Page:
Pedro Sánchez. SUR
Struggling for recognition
The Euro Zone opinion

Struggling for recognition

Spain hopes to lead the EU to official recognition of Palestine, something for which the bloc's parliament first called in 2014, writes Mark Nayler

Mark Nayler


Friday, 12 April 2024, 16:47


Only now, over four months since stepping down from its half-year stint as president of the Council of the European Union, is Spain shaping European policy on a major international issue. The Guardian reported last week that Prime Minister Pedro Sánchez's relentless criticism of the Israeli counter-offensive and his pledge to recognise a Palestinian state are emboldening other EU countries to adopt unambiguous stances on the conflict.

Now Sánchez is going on tour, starting this weekend in Norway and Ireland, to lobby other European nations for the two-state solution. He will also meet with the governments of Portugal, Slovenia and Belgium, all of which have signalled readiness to recognise a Palestinian state alongside Israel.

Spain thus hopes to lead the EU to official recognition of Palestine, something for which the bloc's parliament first called in 2014.

If Spain were to recognise a Palestinian state by the summer, as Sánchez has promised, it would become only the second country to do so as a member of the EU. Currently, only nine of the bloc's 27 members regard Palestine as a state, eight of which did so prior to joining the bloc: Bulgaria, Malta, Cyprus, Poland, Czech Republic, Romania, Slovenia and Hungary (the last is also one of Israel's staunchest allies).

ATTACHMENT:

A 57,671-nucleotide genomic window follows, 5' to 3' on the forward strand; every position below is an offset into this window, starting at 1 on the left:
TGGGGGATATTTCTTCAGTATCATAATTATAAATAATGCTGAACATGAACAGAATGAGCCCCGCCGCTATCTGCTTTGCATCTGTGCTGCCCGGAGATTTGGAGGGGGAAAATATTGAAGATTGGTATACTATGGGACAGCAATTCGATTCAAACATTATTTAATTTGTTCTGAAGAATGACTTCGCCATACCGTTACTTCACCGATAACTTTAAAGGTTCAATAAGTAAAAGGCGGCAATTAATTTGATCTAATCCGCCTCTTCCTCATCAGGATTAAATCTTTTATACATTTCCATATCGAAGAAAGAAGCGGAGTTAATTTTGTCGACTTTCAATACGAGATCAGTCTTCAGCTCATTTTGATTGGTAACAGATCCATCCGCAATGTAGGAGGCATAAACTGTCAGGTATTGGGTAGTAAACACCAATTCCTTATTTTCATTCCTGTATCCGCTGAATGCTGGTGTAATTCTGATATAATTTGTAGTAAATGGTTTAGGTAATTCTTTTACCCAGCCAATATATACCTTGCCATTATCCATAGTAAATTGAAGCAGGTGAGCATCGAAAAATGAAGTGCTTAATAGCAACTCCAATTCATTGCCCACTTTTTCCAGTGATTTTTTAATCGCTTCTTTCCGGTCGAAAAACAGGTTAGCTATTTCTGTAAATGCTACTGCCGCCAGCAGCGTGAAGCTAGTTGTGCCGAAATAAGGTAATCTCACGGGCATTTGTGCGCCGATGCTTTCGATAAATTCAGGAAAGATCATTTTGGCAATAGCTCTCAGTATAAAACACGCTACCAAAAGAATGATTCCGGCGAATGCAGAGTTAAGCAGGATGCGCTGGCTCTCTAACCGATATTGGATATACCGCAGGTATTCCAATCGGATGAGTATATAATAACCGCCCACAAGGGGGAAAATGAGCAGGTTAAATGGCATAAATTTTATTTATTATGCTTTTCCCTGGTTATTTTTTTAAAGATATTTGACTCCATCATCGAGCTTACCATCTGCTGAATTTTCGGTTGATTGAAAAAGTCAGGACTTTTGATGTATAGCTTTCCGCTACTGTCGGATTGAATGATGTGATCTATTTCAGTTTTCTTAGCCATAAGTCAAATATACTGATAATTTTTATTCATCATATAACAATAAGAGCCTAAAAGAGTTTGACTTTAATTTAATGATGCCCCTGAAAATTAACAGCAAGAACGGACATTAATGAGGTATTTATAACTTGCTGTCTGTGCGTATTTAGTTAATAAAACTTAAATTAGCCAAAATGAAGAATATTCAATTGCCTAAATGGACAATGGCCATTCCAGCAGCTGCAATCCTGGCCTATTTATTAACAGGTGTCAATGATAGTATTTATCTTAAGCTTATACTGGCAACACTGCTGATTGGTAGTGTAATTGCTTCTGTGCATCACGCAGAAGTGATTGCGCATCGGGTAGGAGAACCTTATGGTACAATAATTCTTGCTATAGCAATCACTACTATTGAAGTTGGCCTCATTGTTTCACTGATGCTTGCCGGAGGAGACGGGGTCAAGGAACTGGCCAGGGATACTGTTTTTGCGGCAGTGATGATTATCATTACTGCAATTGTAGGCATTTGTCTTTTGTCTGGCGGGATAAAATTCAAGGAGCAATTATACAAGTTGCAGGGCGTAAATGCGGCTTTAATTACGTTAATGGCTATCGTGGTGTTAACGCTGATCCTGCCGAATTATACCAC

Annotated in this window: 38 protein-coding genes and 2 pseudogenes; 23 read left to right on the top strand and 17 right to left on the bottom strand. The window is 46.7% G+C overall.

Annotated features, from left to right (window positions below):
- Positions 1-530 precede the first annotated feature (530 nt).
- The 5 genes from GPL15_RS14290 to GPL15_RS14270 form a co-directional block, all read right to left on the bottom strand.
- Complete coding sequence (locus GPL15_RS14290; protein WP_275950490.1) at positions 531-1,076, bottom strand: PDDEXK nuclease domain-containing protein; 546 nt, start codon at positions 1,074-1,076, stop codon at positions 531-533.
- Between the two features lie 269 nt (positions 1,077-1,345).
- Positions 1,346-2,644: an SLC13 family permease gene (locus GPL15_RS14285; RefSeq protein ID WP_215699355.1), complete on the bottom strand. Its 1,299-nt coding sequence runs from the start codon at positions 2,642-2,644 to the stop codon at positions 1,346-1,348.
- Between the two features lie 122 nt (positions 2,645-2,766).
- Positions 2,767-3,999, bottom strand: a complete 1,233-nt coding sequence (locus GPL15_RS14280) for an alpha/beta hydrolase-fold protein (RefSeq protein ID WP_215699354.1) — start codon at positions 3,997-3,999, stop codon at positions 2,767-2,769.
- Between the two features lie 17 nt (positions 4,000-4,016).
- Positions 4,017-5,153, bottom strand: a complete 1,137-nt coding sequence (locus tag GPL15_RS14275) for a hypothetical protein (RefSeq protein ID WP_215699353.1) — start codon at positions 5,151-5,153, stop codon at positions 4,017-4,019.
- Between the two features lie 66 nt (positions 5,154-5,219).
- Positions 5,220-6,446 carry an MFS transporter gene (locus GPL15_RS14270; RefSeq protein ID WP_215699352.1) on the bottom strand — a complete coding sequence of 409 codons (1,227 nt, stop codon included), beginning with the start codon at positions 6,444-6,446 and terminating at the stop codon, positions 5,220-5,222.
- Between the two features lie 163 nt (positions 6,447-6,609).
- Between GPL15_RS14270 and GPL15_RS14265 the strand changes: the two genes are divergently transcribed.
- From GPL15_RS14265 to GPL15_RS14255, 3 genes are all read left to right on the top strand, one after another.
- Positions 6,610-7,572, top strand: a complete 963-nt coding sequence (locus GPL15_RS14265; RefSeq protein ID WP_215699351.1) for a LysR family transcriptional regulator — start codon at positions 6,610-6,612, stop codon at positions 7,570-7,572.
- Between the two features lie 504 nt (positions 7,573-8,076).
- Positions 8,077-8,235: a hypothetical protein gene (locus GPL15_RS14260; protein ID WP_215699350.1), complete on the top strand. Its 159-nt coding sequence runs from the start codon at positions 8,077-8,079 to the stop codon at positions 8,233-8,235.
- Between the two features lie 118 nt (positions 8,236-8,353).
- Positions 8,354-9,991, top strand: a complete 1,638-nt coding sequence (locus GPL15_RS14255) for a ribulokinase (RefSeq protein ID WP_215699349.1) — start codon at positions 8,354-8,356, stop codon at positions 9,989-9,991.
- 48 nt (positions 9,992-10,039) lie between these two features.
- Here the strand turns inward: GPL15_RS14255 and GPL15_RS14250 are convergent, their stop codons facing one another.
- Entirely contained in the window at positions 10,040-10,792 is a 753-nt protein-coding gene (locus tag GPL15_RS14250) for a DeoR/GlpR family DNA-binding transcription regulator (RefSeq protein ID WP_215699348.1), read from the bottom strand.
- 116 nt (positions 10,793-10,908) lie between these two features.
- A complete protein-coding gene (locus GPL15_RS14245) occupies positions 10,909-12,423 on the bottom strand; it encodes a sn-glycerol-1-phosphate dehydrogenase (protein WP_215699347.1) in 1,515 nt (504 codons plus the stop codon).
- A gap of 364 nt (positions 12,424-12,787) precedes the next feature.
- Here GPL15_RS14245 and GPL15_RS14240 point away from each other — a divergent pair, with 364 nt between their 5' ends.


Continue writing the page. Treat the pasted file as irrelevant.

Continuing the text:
Sweden became the first EU-affiliated country to extend official recognition to Palestine in 2014, the same year that the EU parliament voted to do so 'in principle'.

But is this the right time for the EU to recognise Palestine as a state?

One enormous problem is how to ensure that such recognition is anything other than symbolic at the same time as maintaining the bloc's historically strong relations with Israel. Obviously, this cannot be achieved when there is not even consensus between different factions within the Palestinian leadership, let alone between Israel and Palestine, on where the borders should be drawn.

An even bigger problem is presented by Hamas, which wants all the land between the Jordan and the Mediterranean - i.e. a 'solution' in which there are no borders.

Hamas doesn't want to exist alongside Israel. Its founding charter, written in the late 1980s, committed it to a war against all Jews in the region - in other words, to the obliteration of Israel.

The document was revised in 2017, partly to redefine the terrorist cell's quarrel as being with Zionist 'occupiers', not Jews as a whole - a semantic tweak that was shown to be utterly meaningless by the October 7th surprise attacks.

Pedro Sánchez is trying to garner support for a plan that won't even be fit for negotiation until Palestinians are represented by a political organisation committed to dialogue and coexistence with the state of Israel.

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